Input and Output
The simplest format for data is text files. These files are frequently also called ASCII files (ASCII -- pronounced aski -- stands for American Standard Code for Information Interchange, a standard for numerically representing alphabets developed in the 1960s). There is more than one way to save the arrays we created above onto a text file.
The simplest (and least flexible) is to use an option of the command save. Assuming we want to save the data array m:
u=1:10; v=rand(1,length(u)); m = [u;v]'
m = 1.0000 0.1622 2.0000 0.7943 3.0000 0.3112 4.0000 0.5285 5.0000 0.1656 6.0000 0.6020 7.0000 0.2630 8.0000 0.6541 9.0000 0.6892 10.0000 0.7482
The command save tells MATLAB to save the contents of the variable m in text format in the file testdata.txt, in 8-digit ASCII format:
save testdata.txt -ascii m
The second option is to use the C-like mechanism of fprintf. This allows for arbitrary output formats, so it is infinitely flexible. First, we must open the file testdata2.txt for writing (the old contents are erased):
fout = fopen('testdata2.txt','w');
the permission argument 'w' will discard any existing contents in the file testdata2.txt. To append data to the end of the file, use 'a'.
We then use a vectorized version of the C fprintf statement: the format string is applied to all values in the matrix m starting by column order (i.e., the row index is the fast-changing index. This is the MATLAB convention.) That is why m has to be transposed first.
fprintf(fout,'%f %f \n',m');
The conversion character %f stands for floating-point numbers. Other choices are %d (integers), %c (sequence of characters), etc.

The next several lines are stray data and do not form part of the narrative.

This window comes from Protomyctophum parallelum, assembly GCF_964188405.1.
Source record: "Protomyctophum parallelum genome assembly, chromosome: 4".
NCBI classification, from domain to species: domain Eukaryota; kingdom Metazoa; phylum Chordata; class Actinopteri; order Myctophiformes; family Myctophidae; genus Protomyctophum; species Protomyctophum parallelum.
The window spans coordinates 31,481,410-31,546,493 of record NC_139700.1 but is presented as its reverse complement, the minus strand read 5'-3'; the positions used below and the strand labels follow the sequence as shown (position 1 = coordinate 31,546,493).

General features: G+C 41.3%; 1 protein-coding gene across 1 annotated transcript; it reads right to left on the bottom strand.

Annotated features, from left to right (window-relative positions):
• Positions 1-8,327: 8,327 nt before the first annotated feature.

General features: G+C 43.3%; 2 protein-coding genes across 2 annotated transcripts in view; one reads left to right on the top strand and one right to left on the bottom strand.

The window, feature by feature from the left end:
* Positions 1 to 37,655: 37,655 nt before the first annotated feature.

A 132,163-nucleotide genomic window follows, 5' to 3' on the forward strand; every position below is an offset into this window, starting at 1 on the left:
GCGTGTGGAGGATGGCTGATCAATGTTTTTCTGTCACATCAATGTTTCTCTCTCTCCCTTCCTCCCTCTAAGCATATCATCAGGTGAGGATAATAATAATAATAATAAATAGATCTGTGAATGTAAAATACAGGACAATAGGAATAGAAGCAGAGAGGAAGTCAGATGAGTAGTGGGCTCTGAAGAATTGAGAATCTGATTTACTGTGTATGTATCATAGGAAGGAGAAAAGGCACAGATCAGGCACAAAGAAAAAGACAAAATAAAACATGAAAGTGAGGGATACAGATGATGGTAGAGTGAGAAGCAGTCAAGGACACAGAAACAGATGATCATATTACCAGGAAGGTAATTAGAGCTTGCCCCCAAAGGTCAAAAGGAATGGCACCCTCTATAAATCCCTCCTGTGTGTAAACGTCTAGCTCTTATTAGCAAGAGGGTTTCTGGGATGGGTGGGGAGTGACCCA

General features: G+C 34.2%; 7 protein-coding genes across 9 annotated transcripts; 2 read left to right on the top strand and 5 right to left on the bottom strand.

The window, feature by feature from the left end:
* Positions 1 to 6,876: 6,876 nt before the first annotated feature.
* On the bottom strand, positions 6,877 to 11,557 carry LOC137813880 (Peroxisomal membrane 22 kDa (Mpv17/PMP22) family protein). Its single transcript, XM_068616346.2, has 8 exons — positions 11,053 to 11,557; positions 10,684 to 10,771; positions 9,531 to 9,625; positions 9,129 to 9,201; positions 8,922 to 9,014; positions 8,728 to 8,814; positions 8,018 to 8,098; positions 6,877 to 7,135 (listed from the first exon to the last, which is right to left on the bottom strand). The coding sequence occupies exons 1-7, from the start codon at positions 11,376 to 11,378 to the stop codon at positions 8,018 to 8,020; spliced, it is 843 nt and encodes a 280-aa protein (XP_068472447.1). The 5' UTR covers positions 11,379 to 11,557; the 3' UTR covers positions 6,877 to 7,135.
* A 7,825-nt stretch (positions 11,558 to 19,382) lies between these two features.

Note that you can try to output the numbers to the screen by using a fprintf instruction with fout set to 1:
fprintf(1,'%f %f \n',m');
1.000000 0.162182 2.000000 0.794285 3.000000 0.311215 4.000000 0.528533 5.000000 0.165649 6.000000 0.601982 7.000000 0.262971 8.000000 0.654079 9.000000 0.689215 10.000000 0.748152
After we finished writing, we use fclose to close the file.
The MATLAB command type shows us what is inside a text file:
1.0000000e+00 1.6218231e-01 2.0000000e+00 7.9428454e-01 3.0000000e+00 3.1121504e-01 4.0000000e+00 5.2853314e-01 5.0000000e+00 1.6564873e-01 6.0000000e+00 6.0198194e-01 7.0000000e+00 2.6297128e-01 8.0000000e+00 6.5407910e-01 9.0000000e+00 6.8921450e-01 1.0000000e+01 7.4815159e-01
This is equivalent to the UNIX command cat.
The simplest way of reading a file in column format, such as the one we have just written, is to use the load command. This command will automatically recognize the file as a text file, read the columns and rows, and return a matrix.
n = load('testdata.txt')
n = 1.0000 0.1622 2.0000 0.7943 3.0000 0.3112 4.0000 0.5285 5.0000 0.1656 6.0000 0.6020 7.0000 0.2630 8.0000 0.6541 9.0000 0.6892 10.0000 0.7482
Note that you can insert comment lines in the file (i.e., lines that begin with the MATLAB comment character, the percent % sign) and they will be ignored by load.
To parse more complex file formats MATLAB provides the commands fscanf. Similar to fprintf, we must open the file first:
fin = fopen('testdata2.txt','r');
the permission argument is now set to 'r', means the file is opened for reading.
The fscanf reads data from the file, converts it according to the specified format string, and returns it in matrix n2:
n2 = fscanf(fin, '%f %f', [2 inf]);
Again, %f means reading floating-point numbers only. The last argument determines the size of n2 and how much data is read. If the size is defined as [a,b], fscanf will fill a matrix of at most a rows in column order. b can be inf, but a cannot. This is why we need to make n2 to have two rows first, then transpose it:
ans = 1.0000 0.1622 2.0000 0.7943 3.0000 0.3112 4.0000 0.5285 5.0000 0.1656 6.0000 0.6020 7.0000 0.2630 8.0000 0.6541 9.0000 0.6892 10.0000 0.7482